Maintaining Control vs. Maximizing Wealth (ENT 600 Week 2)

So why are you going into business?

Of course we all want to make a pile of money.  And it’s nice to have somewhere to go to work every day presented with interesting tasks at hand, a steady paycheck, and some measure of dignity and control over our lives.  A better question might be, are you founding a company more for the money or more for the control of the vision and direction of your workplace?

Harvard Business School associate professor Noam Wasserman presents in The Founder’s Dilemma a compelling introduction into this personal struggle that few entrepreneurs take into consideration when founding a company. (12) First, he throws cold water all over our dreams of a Bill Gates style “entrepreneurial ideal” of running your own very successful enterprise by pointing out that the likes of Microsoft represent the exception–not the rule–and that most founders either find themselves on the outside looking in at a well run company producing excellent profits or running a bootstrapped cash starved mom and pop concern–run according to the founder’s specific ideals of course. (12)

Taking Wasserman’s argument at face value (being so well documented and convincing and if you haven’t already, by all means read it in full), the chart below was inspired into being.
Bill Gates, Richard Branson, Richard Bloomberg, George Soros, and the like run Unicorn Companies (blogger’s term) they founded according to their own vision that bring in copious sums for themselves and their stakeholders.  As you can see from the chart (scale approximate based on Wasserman’s empirical argument on pages 13-14), Unicorn Companies are so-named due to their rarity.  According to Wasserman, founders are doomed to either hire a lot of people who know better how to create wealth with a business–as one of his case studies Evan Williams did with a start-up called Odeo (13). Or they bootstrap a cash starved company with a brother-in-law or college roommate like Williams did with his earlier Blogger start-up (13).  (Or like this blogger with every business he’s ever started).   Cash Starved Companies Run by Morons You Hired probably do exist (although Wasserman offers no analysis on this phenomenom), but they probably go out of business pretty quickly because who wants to keep going to work THERE every day?)

So the chart deftly illustrates Wasserman’s “‘King’ outcome (greater control, lesser financial gain)” (14) and his “‘Rich’ outcome (greater financial gains, lesser control)” (13) and the case studies he presents are convincing.  It’s kind of a dire picture that makes founding your own business sound kind of gloomy: Paraphrasing C. Wright Mills concerning “the ‘power elite’… the corporate power and economic wealth of top executives reinforce each other, with corporate positions serving as the source of wealth while ‘money provides power.'”(19)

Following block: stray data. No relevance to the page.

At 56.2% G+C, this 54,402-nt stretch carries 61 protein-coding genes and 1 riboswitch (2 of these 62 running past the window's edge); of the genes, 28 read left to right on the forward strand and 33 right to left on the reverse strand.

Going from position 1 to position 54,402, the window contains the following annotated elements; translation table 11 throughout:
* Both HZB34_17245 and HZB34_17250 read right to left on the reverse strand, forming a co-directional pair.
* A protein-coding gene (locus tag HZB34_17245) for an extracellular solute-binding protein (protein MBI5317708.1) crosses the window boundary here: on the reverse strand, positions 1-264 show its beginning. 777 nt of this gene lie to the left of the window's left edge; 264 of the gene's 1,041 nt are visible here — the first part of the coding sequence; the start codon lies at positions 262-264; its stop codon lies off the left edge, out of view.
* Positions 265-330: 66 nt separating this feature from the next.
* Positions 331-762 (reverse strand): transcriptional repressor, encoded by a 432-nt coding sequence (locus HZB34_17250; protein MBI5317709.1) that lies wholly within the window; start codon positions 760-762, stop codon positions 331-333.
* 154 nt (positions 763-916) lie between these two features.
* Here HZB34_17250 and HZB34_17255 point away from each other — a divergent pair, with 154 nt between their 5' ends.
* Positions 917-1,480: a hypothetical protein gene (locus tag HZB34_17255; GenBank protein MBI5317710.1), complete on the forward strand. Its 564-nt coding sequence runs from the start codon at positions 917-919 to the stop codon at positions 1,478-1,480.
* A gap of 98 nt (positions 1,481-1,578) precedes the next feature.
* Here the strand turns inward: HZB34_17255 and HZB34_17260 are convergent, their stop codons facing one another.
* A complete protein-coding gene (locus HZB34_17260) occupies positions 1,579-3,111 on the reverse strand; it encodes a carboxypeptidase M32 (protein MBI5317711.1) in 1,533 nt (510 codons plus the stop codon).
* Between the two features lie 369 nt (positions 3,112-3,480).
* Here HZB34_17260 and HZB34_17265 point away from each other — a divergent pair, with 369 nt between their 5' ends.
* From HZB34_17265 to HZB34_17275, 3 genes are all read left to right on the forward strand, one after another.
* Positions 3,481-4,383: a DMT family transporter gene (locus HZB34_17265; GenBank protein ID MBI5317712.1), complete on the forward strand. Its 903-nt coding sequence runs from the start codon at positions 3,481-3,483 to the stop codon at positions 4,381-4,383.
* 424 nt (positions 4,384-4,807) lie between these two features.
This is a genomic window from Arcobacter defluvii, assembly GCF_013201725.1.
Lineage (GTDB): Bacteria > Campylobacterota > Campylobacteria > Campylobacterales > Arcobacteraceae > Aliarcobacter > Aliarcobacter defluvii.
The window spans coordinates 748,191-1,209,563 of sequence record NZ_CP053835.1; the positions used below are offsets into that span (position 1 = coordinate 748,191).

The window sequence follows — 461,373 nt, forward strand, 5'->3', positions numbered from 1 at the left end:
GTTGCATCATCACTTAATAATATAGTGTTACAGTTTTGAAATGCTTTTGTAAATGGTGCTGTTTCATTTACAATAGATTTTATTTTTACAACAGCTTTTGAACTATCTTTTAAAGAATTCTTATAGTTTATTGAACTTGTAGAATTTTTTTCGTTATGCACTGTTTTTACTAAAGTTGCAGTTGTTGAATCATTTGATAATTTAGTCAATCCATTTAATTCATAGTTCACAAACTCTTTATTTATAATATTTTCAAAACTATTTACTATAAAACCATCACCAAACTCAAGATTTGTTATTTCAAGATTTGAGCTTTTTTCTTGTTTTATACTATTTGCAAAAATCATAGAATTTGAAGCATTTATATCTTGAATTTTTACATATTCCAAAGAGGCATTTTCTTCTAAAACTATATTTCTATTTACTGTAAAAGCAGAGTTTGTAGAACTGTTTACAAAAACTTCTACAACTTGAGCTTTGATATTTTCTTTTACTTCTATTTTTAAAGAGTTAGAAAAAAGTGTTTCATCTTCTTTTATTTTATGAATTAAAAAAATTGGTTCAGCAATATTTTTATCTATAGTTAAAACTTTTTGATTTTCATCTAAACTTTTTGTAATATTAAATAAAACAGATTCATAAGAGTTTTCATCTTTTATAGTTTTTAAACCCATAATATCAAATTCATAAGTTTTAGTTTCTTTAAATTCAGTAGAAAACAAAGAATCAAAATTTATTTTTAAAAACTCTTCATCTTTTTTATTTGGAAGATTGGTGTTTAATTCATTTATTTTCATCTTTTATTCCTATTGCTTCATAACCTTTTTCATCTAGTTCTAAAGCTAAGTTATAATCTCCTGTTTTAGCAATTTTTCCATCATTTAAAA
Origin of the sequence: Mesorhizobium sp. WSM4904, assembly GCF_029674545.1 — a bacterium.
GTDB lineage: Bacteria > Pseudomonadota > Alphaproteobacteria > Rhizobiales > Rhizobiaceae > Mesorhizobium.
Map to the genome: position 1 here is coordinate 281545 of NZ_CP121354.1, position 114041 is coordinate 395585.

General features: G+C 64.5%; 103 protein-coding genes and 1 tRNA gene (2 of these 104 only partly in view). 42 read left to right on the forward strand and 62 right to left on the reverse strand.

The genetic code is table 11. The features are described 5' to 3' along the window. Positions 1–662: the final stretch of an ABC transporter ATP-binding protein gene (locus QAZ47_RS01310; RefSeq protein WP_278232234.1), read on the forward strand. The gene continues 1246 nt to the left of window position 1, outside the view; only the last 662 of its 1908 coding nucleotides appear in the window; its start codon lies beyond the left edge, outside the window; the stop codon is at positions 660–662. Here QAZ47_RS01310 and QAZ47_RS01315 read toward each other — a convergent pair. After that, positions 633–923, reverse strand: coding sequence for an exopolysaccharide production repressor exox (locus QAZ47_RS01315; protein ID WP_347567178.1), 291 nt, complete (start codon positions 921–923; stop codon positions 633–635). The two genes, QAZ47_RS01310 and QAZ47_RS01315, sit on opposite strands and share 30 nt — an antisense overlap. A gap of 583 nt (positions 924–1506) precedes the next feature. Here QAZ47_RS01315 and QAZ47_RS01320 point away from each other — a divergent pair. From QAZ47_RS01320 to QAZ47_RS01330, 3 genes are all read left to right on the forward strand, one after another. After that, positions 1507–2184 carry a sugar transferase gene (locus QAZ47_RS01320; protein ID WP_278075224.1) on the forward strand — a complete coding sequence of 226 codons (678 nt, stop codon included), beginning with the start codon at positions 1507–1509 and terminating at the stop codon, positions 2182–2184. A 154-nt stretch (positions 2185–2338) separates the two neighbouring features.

Consider this again: Why are you going into business?  If you only want to make mass money, why not just employ the “power elite,” hand over the reins to someone more qualified than yourself, collect your check and move on to something else?

Henry Blodget,* former Wall St. analyst and founder and CEO of Business Insider Magazine, takes issue with such “obsession with profit maximization” (Business Insider, December 8, 2012).  “By focusing their entire effort on the bottom line, many American companies have reduced their value to the other constituencies that truly great companies serve, namely customers, employees, and society.”  And most of all, Blodget points out that while corporations have become more profitable than at any time in the history of the world, “big American companies are now paying the lowest wages as a percent of the economy in history” and “are now scrimping on capital investments.”  All of the above mentioned forces hurt the economy, “Because every dime that companies pay out in wages and capital investment becomes revenue for other companies.”

So according to Blodget, if your company employs the “power elite” and heads for the upper left corner of the chart above, it pretty much just becomes for the most part an engine for generating profits for the stakeholders in your company; most likely the “power elite” themselves and not the founder(s) (you!), the employees, and all the people who made the company possible in the first place.  So if we don’t want to bootstrap with our brother-in-law and we don’t want to create an evil greedy Wal Mart type monstrosity, is there somewhere on the chart to go?

How about that last dot in the center of the chart? Perhaps it represents a mirage, a serene island in the vast swirling slimy sea of sociopaths where some smart psychologically balanced people quietly, competently run a profitable enterprise; all of the stakeholders’ concerns are heard and when possible met; and the company exists to create value beyond profits for Mills’s “power elite.”  Perhaps this mythical company creates value like providing meaningful employment at good wages producing a product or service the adds value to the community.  Or maybe it is just the Land of Oz.